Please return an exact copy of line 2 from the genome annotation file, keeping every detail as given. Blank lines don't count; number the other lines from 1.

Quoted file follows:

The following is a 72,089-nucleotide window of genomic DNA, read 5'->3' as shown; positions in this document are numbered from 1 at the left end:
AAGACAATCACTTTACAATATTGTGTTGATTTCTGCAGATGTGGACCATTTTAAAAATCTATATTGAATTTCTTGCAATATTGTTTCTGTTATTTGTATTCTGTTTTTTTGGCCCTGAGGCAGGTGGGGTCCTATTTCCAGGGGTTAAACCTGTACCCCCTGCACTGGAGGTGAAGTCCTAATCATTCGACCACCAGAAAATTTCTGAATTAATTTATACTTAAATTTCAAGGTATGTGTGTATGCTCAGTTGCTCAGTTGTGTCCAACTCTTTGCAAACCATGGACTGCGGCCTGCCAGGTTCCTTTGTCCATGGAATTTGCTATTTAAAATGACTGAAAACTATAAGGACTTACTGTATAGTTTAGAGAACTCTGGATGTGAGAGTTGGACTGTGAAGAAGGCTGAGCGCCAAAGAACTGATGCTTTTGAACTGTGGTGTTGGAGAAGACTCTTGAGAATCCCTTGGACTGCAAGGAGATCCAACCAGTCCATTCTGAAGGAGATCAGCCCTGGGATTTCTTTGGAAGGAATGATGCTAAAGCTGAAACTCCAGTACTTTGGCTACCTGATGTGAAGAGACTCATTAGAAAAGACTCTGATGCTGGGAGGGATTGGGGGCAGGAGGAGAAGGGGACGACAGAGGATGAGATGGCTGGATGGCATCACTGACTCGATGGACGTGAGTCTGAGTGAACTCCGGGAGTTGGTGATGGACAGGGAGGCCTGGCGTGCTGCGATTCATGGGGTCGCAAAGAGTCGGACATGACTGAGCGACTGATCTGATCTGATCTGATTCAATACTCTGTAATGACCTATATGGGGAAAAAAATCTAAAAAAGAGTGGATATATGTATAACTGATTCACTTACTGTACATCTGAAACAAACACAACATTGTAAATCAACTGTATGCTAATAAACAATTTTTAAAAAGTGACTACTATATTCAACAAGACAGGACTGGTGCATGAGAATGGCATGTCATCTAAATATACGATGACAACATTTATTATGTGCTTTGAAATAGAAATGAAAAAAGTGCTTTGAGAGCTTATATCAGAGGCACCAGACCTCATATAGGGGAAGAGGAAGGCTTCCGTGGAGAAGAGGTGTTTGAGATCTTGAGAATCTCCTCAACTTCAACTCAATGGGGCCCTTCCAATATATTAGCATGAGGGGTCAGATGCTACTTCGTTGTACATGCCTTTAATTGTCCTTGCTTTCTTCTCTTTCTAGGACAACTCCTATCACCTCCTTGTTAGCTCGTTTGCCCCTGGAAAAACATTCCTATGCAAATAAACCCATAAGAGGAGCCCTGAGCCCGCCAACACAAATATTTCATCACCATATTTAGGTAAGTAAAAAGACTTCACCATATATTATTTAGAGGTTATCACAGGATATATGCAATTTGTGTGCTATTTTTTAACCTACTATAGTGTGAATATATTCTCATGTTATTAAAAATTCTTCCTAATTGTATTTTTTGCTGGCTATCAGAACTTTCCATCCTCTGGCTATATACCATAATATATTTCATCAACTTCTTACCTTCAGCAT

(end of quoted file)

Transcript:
AAGACAATCACTTTACAATATTGTGTTGATTTCTGCAGATGTGGACCATTTTAAAAATCTATATTGAATTTCTTGCAATATTGTTTCTGTTATTTGTATTCTGTTTTTTTGGCCCTGAGGCAGGTGGGGTCCTATTTCCAGGGGTTAAACCTGTACCCCCTGCACTGGAGGTGAAGTCCTAATCATTCGACCACCAGAAAATTTCTGAATTAATTTATACTTAAATTTCAAGGTATGTGTGTATGCTCAGTTGCTCAGTTGTGTCCAACTCTTTGCAAACCATGGACTGCGGCCTGCCAGGTTCCTTTGTCCATGGAATTTGCTATTTAAAATGACTGAAAACTATAAGGACTTACTGTATAGTTTAGAGAACTCTGGATGTGAGAGTTGGACTGTGAAGAAGGCTGAGCGCCAAAGAACTGATGCTTTTGAACTGTGGTGTTGGAGAAGACTCTTGAGAATCCCTTGGACTGCAAGGAGATCCAACCAGTCCATTCTGAAGGAGATCAGCCCTGGGATTTCTTTGGAAGGAATGATGCTAAAGCTGAAACTCCAGTACTTTGGCTACCTGATGTGAAGAGACTCATTAGAAAAGACTCTGATGCTGGGAGGGATTGGGGGCAGGAGGAGAAGGGGACGACAGAGGATGAGATGGCTGGATGGCATCACTGACTCGATGGACGTGAGTCTGAGTGAACTCCGGGAGTTGGTGATGGACAGGGAGGCCTGGCGTGCTGCGATTCATGGGGTCGCAAAGAGTCGGACATGACTGAGCGACTGATCTGATCTGATCTGATTCAATACTCTGTAATGACCTATATGGGGAAAAAAATCTAAAAAAGAGTGGATATATGTATAACTGATTCACTTACTGTACATCTGAAACAAACACAACATTGTAAATCAACTGTATGCTAATAAACAATTTTTAAAAAGTGACTACTATATTCAACAAGACAGGACTGGTGCATGAGAATGGCATGTCATCTAAATATACGATGACAACATTTATTATGTGCTTTGAAATAGAAATGAAAAAAGTGCTTTGAGAGCTTATATCAGAGGCACCAGACCTCATATAGGGGAAGAGGAAGGCTTCCGTGGAGAAGAGGTGTTTGAGATCTTGAGAATCTCCTCAACTTCAACTCAATGGGGCCCTTCCAATATATTAGCATGAGGGGTCAGATGCTACTTCGTTGTACATGCCTTTAATTGTCCTTGCTTTCTTCTCTTTCTAGGACAACTCCTATCACCTCCTTGTTAGCTCGTTTGCCCCTGGAAAAACATTCCTATGCAAATAAACCCATAAGAGGAGCCCTGAGCCCGCCAACACAAATATTTCATCACCATATTTAGGTAAGTAAAAAGACTTCACCATATATTATTTAGAGGTTATCACAGGATATATGCAATTTGTGTGCTATTTTTTAACCTACTATAGTGTGAATATATTCTCATGTTATTAAAAATTCTTCCTAATTGTATTTTTTGCTGGCTATCAGAACTTTCCATCCTCTGGCTATATACCATAATATATTTCATCAACTTCTTACCTTCAGCAT